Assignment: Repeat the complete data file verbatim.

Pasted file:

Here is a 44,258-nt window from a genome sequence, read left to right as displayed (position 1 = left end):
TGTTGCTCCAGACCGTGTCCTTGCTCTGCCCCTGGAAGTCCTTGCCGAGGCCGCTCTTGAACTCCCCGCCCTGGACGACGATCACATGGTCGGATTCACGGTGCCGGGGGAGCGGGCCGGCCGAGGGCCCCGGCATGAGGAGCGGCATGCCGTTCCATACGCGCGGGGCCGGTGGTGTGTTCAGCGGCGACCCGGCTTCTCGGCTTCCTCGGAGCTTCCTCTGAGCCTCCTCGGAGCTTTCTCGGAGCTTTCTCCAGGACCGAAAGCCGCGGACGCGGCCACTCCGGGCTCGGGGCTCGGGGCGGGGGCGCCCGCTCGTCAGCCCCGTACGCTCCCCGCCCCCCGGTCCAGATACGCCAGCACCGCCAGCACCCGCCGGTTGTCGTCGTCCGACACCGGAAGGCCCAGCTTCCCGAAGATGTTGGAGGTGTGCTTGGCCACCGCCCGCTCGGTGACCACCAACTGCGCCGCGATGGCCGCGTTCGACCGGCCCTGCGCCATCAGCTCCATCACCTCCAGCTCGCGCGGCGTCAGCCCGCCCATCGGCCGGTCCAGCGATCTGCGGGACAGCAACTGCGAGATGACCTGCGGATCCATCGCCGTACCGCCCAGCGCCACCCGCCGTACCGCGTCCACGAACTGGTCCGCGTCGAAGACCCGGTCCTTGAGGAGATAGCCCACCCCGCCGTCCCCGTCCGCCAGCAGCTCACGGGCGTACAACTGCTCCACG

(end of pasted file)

Here is a 44,258-nt window from a genome sequence, read left to right as displayed (position 1 = left end):
TGTTGCTCCAGACCGTGTCCTTGCTCTGCCCCTGGAAGTCCTTGCCGAGGCCGCTCTTGAACTCCCCGCCCTGGACGACGATCACATGGTCGGATTCACGGTGCCGGGGGAGCGGGCCGGCCGAGGGCCCCGGCATGAGGAGCGGCATGCCGTTCCATACGCGCGGGGCCGGTGGTGTGTTCAGCGGCGACCCGGCTTCTCGGCTTCCTCGGAGCTTCCTCTGAGCCTCCTCGGAGCTTTCTCGGAGCTTTCTCCAGGACCGAAAGCCGCGGACGCGGCCACTCCGGGCTCGGGGCTCGGGGCGGGGGCGCCCGCTCGTCAGCCCCGTACGCTCCCCGCCCCCCGGTCCAGATACGCCAGCACCGCCAGCACCCGCCGGTTGTCGTCGTCCGACACCGGAAGGCCCAGCTTCCCGAAGATGTTGGAGGTGTGCTTGGCCACCGCCCGCTCGGTGACCACCAACTGCGCCGCGATGGCCGCGTTCGACCGGCCCTGCGCCATCAGCTCCATCACCTCCAGCTCGCGCGGCGTCAGCCCGCCCATCGGCCGGTCCAGCGATCTGCGGGACAGCAACTGCGAGATGACCTGCGGATCCATCGCCGTACCGCCCAGCGCCACCCGCCGTACCGCGTCCACGAACTGGTCCGCGTCGAAGACCCGGTCCTTGAGGAGATAGCCCACCCCGCCGTCCCCGTCCGCCAGCAGCTCACGGGCGTACAACTGCTCCACG